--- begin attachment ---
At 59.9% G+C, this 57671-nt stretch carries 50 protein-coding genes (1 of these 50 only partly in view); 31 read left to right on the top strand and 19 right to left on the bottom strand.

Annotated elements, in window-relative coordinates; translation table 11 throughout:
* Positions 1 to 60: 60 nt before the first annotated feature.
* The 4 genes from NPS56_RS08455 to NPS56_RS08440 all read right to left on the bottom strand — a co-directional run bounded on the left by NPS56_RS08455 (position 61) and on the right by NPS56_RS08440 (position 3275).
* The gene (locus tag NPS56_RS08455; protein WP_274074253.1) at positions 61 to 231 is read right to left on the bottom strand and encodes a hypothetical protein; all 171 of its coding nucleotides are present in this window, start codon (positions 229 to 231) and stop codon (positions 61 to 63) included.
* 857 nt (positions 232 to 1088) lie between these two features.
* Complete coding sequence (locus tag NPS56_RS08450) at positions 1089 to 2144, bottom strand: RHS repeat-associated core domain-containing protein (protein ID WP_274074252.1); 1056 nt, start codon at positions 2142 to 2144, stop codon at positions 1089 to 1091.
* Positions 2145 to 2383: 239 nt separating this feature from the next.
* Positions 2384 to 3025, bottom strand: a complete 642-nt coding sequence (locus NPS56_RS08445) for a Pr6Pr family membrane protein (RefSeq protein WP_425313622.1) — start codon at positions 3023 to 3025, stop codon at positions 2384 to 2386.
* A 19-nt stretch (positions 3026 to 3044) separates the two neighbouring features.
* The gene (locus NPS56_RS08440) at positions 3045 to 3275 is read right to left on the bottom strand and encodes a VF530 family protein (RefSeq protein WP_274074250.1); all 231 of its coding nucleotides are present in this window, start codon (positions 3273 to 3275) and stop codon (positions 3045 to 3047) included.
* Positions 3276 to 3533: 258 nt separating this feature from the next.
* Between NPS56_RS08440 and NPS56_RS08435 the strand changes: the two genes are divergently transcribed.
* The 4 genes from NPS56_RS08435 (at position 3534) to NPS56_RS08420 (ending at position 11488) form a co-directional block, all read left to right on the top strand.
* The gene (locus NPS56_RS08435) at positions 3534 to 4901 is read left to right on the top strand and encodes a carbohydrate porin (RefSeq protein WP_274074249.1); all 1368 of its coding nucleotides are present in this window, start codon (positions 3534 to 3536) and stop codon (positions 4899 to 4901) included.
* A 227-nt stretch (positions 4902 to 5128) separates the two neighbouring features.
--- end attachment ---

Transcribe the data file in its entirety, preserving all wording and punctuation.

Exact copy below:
At 59.9% G+C, this 57671-nt stretch carries 50 protein-coding genes (1 of these 50 only partly in view); 31 read left to right on the top strand and 19 right to left on the bottom strand.

Annotated elements, in window-relative coordinates; translation table 11 throughout:
* Positions 1 to 60: 60 nt before the first annotated feature.
* The 4 genes from NPS56_RS08455 to NPS56_RS08440 all read right to left on the bottom strand — a co-directional run bounded on the left by NPS56_RS08455 (position 61) and on the right by NPS56_RS08440 (position 3275).
* The gene (locus tag NPS56_RS08455; protein WP_274074253.1) at positions 61 to 231 is read right to left on the bottom strand and encodes a hypothetical protein; all 171 of its coding nucleotides are present in this window, start codon (positions 229 to 231) and stop codon (positions 61 to 63) included.
* 857 nt (positions 232 to 1088) lie between these two features.
* Complete coding sequence (locus tag NPS56_RS08450) at positions 1089 to 2144, bottom strand: RHS repeat-associated core domain-containing protein (protein ID WP_274074252.1); 1056 nt, start codon at positions 2142 to 2144, stop codon at positions 1089 to 1091.
* Positions 2145 to 2383: 239 nt separating this feature from the next.
* Positions 2384 to 3025, bottom strand: a complete 642-nt coding sequence (locus NPS56_RS08445) for a Pr6Pr family membrane protein (RefSeq protein WP_425313622.1) — start codon at positions 3023 to 3025, stop codon at positions 2384 to 2386.
* A 19-nt stretch (positions 3026 to 3044) separates the two neighbouring features.
* The gene (locus NPS56_RS08440) at positions 3045 to 3275 is read right to left on the bottom strand and encodes a VF530 family protein (RefSeq protein WP_274074250.1); all 231 of its coding nucleotides are present in this window, start codon (positions 3273 to 3275) and stop codon (positions 3045 to 3047) included.
* Positions 3276 to 3533: 258 nt separating this feature from the next.
* Between NPS56_RS08440 and NPS56_RS08435 the strand changes: the two genes are divergently transcribed.
* The 4 genes from NPS56_RS08435 (at position 3534) to NPS56_RS08420 (ending at position 11488) form a co-directional block, all read left to right on the top strand.
* The gene (locus NPS56_RS08435) at positions 3534 to 4901 is read left to right on the top strand and encodes a carbohydrate porin (RefSeq protein WP_274074249.1); all 1368 of its coding nucleotides are present in this window, start codon (positions 3534 to 3536) and stop codon (positions 4899 to 4901) included.
* A 227-nt stretch (positions 4902 to 5128) separates the two neighbouring features.